percent performance levels corresponding to Alt. B [median] and Alt. B [high],
respectively, simple ratios were calculated: approximately 73 percent for Alt. B [median], approximately 83 percent for Alt. B [high].)
65 percent/60 percent X 0.67 equals and 75 percent/60 percent X 0.67 equals
As is evident from figure 8, the USPS multi-line with ZIP+4 curve (Alt. B. [low]) has an elbow in it, with no increase in the savings level occurring until ZIP+4 usage exceeds about 20 to 25 percent. USPS defends this “elbow” on the grounds that up to about 20
percent ZIP+4 usage, the read redundancy in the address
and the ZIP+4 USPS believes
code negates any that the higher
quality mail will be the first to use ZIP+4, and thus there
will be no immediate benefit a satisfactory engineering
was unable to
explanation. as multi-line
Therefore, while OTA included the elbow in the USPS-estimated curve used alternative B [low], OTA excluded the elbow for alternatives B [median] and
B [high]. For these multi-line ZIP+4 usage and savings.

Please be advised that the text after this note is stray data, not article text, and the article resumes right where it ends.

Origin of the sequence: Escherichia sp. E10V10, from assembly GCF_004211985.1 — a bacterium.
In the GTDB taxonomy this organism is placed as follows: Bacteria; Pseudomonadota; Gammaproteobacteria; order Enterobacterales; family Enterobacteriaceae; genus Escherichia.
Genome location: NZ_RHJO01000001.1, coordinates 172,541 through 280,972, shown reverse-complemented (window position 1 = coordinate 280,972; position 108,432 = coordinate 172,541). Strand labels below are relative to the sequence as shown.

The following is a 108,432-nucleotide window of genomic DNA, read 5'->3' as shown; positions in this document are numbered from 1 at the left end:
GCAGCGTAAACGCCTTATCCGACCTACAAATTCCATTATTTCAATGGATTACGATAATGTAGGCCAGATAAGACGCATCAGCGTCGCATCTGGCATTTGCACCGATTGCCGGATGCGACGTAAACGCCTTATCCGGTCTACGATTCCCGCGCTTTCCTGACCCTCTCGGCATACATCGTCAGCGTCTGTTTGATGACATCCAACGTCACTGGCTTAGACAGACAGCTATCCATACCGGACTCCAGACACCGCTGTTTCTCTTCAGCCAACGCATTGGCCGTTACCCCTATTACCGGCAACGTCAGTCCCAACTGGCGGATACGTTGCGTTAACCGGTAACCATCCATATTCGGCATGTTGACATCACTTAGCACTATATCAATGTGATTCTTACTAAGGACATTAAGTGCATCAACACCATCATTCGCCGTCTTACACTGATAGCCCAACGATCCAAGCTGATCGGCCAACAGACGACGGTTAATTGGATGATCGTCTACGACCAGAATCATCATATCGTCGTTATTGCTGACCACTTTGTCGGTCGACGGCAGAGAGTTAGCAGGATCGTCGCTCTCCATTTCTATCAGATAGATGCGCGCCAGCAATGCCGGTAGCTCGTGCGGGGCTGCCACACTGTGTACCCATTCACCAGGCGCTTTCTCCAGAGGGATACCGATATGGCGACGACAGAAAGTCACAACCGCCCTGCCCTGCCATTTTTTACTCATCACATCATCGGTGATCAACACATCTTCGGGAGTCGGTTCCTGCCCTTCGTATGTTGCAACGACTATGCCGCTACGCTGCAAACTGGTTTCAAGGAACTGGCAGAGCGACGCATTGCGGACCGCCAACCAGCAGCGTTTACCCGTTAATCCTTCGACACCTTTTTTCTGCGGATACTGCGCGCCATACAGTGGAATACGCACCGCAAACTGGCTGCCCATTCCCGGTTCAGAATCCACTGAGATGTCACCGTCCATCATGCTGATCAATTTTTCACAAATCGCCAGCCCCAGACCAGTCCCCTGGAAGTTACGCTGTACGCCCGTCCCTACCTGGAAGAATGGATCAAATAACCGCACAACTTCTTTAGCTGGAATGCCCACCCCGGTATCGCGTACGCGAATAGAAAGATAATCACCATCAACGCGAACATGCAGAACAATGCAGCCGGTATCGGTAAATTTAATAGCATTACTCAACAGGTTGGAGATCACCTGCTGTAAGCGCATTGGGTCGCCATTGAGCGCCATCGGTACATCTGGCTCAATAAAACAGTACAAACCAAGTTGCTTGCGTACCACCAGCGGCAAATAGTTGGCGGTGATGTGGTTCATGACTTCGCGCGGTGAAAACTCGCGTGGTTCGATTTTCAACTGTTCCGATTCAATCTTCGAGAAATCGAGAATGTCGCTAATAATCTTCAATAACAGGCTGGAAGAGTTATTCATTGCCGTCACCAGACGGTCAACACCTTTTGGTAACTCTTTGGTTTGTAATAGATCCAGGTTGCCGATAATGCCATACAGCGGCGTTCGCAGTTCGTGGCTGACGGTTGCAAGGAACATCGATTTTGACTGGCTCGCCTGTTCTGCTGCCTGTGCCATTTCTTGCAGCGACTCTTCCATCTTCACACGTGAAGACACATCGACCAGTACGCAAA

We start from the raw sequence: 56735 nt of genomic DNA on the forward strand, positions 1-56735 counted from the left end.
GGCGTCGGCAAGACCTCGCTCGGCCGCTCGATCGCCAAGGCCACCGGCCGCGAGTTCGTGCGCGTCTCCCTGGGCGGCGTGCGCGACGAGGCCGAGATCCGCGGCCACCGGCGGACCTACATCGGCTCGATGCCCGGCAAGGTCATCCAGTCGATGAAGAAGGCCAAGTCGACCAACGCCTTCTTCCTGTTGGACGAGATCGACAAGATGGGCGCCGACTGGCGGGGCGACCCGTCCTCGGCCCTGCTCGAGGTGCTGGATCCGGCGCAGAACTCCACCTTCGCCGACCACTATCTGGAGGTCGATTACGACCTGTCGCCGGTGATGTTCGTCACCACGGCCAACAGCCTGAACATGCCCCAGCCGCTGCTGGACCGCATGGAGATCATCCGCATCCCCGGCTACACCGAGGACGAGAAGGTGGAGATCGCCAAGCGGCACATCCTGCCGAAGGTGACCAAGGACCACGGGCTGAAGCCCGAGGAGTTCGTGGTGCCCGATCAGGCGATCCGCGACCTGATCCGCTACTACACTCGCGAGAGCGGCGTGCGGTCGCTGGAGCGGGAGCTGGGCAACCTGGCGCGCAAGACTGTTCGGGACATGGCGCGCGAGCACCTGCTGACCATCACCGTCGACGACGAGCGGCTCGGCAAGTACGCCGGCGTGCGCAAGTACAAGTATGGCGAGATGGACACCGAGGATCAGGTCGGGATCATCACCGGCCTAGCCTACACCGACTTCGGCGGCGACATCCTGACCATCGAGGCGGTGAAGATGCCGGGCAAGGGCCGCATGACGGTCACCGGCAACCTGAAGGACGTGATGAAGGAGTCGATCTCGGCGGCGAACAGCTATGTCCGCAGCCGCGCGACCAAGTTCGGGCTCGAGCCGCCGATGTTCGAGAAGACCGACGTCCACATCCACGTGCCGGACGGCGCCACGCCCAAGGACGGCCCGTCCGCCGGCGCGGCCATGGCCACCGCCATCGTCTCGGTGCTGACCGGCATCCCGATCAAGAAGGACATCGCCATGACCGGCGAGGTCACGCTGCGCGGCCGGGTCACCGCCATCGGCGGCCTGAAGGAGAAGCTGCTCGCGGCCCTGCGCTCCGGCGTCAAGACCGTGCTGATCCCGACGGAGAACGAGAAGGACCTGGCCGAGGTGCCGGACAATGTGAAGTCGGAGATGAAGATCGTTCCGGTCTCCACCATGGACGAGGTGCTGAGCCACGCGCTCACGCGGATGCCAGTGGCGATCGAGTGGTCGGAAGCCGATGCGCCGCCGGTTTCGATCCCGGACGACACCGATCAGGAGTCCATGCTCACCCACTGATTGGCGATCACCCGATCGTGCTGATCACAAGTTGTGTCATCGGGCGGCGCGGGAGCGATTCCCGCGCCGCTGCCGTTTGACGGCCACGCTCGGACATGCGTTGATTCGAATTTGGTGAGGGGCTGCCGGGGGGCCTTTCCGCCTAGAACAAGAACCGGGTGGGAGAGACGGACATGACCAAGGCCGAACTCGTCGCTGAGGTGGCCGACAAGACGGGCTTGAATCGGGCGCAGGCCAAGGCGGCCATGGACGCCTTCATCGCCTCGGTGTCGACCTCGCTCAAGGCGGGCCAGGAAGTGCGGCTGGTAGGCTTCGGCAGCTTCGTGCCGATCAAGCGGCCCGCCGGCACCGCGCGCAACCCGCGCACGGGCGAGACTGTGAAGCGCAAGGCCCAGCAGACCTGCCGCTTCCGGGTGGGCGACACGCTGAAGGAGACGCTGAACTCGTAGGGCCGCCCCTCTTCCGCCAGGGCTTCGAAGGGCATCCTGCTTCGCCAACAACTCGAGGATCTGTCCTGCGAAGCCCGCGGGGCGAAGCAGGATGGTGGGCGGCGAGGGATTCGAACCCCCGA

For modeling purposes, OTA converted the figure 8 curves into a set of normalized linear equations using ZIP+4 usage as the independent variable and usage savings factor as the dependent variable. A usage savings factor of 1.0 equates to 100 percent of the savings projected for the single-line OCR alternative at 90 percent ZIP+4 usage. The set of curves corresponding to the linear equations is shown in figure 9. The slope of the single-line OCR curve was adjusted slightly to be consistent with the ZIP+4 sensitivity analyses included in the 1984 USPS proposal to the Postal Board of Governors (savings factors of 1.0, 0.866, and 0.72 at ZIP+4 usage rates of 0.9, 0.76, and 0.57 [corresponds to 90 percent, 76 percent, and 57 percent ZIP+4 usage]).